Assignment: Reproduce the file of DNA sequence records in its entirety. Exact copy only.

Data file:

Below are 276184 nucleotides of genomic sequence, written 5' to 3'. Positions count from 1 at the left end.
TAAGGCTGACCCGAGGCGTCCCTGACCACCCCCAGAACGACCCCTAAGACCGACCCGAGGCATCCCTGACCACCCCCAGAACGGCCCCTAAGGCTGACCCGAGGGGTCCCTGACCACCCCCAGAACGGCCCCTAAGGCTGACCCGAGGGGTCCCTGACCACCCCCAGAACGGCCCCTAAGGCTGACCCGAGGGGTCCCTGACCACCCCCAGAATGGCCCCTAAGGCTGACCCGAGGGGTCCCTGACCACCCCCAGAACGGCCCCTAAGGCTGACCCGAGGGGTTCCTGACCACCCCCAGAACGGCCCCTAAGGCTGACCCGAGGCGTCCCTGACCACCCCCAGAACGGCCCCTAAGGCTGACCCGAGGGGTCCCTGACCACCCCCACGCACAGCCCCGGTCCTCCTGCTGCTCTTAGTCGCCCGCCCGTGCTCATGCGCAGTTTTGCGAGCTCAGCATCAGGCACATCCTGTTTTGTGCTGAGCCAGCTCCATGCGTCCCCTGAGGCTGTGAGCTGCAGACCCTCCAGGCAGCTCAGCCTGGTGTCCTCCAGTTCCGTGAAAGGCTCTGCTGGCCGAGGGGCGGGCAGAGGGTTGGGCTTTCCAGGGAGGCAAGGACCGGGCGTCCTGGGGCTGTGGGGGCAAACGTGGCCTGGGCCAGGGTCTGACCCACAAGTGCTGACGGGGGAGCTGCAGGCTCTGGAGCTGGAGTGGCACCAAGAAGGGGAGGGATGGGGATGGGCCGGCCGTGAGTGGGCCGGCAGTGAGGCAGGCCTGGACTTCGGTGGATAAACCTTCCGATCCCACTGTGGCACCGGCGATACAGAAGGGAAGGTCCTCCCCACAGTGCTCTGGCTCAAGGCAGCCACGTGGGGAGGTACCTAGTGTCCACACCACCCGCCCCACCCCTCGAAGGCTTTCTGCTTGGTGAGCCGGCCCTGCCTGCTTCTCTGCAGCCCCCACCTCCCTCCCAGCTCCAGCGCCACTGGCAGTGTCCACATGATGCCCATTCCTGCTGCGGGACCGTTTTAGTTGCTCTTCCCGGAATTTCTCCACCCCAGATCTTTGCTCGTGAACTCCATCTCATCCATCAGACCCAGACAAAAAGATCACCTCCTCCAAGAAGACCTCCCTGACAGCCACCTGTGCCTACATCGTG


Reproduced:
Below are 276184 nucleotides of genomic sequence, written 5' to 3'. Positions count from 1 at the left end.
TAAGGCTGACCCGAGGCGTCCCTGACCACCCCCAGAACGACCCCTAAGACCGACCCGAGGCATCCCTGACCACCCCCAGAACGGCCCCTAAGGCTGACCCGAGGGGTCCCTGACCACCCCCAGAACGGCCCCTAAGGCTGACCCGAGGGGTCCCTGACCACCCCCAGAACGGCCCCTAAGGCTGACCCGAGGGGTCCCTGACCACCCCCAGAATGGCCCCTAAGGCTGACCCGAGGGGTCCCTGACCACCCCCAGAACGGCCCCTAAGGCTGACCCGAGGGGTTCCTGACCACCCCCAGAACGGCCCCTAAGGCTGACCCGAGGCGTCCCTGACCACCCCCAGAACGGCCCCTAAGGCTGACCCGAGGGGTCCCTGACCACCCCCACGCACAGCCCCGGTCCTCCTGCTGCTCTTAGTCGCCCGCCCGTGCTCATGCGCAGTTTTGCGAGCTCAGCATCAGGCACATCCTGTTTTGTGCTGAGCCAGCTCCATGCGTCCCCTGAGGCTGTGAGCTGCAGACCCTCCAGGCAGCTCAGCCTGGTGTCCTCCAGTTCCGTGAAAGGCTCTGCTGGCCGAGGGGCGGGCAGAGGGTTGGGCTTTCCAGGGAGGCAAGGACCGGGCGTCCTGGGGCTGTGGGGGCAAACGTGGCCTGGGCCAGGGTCTGACCCACAAGTGCTGACGGGGGAGCTGCAGGCTCTGGAGCTGGAGTGGCACCAAGAAGGGGAGGGATGGGGATGGGCCGGCCGTGAGTGGGCCGGCAGTGAGGCAGGCCTGGACTTCGGTGGATAAACCTTCCGATCCCACTGTGGCACCGGCGATACAGAAGGGAAGGTCCTCCCCACAGTGCTCTGGCTCAAGGCAGCCACGTGGGGAGGTACCTAGTGTCCACACCACCCGCCCCACCCCTCGAAGGCTTTCTGCTTGGTGAGCCGGCCCTGCCTGCTTCTCTGCAGCCCCCACCTCCCTCCCAGCTCCAGCGCCACTGGCAGTGTCCACATGATGCCCATTCCTGCTGCGGGACCGTTTTAGTTGCTCTTCCCGGAATTTCTCCACCCCAGATCTTTGCTCGTGAACTCCATCTCATCCATCAGACCCAGACAAAAAGATCACCTCCTCCAAGAAGACCTCCCTGACAGCCACCTGTGCCTACATCGTG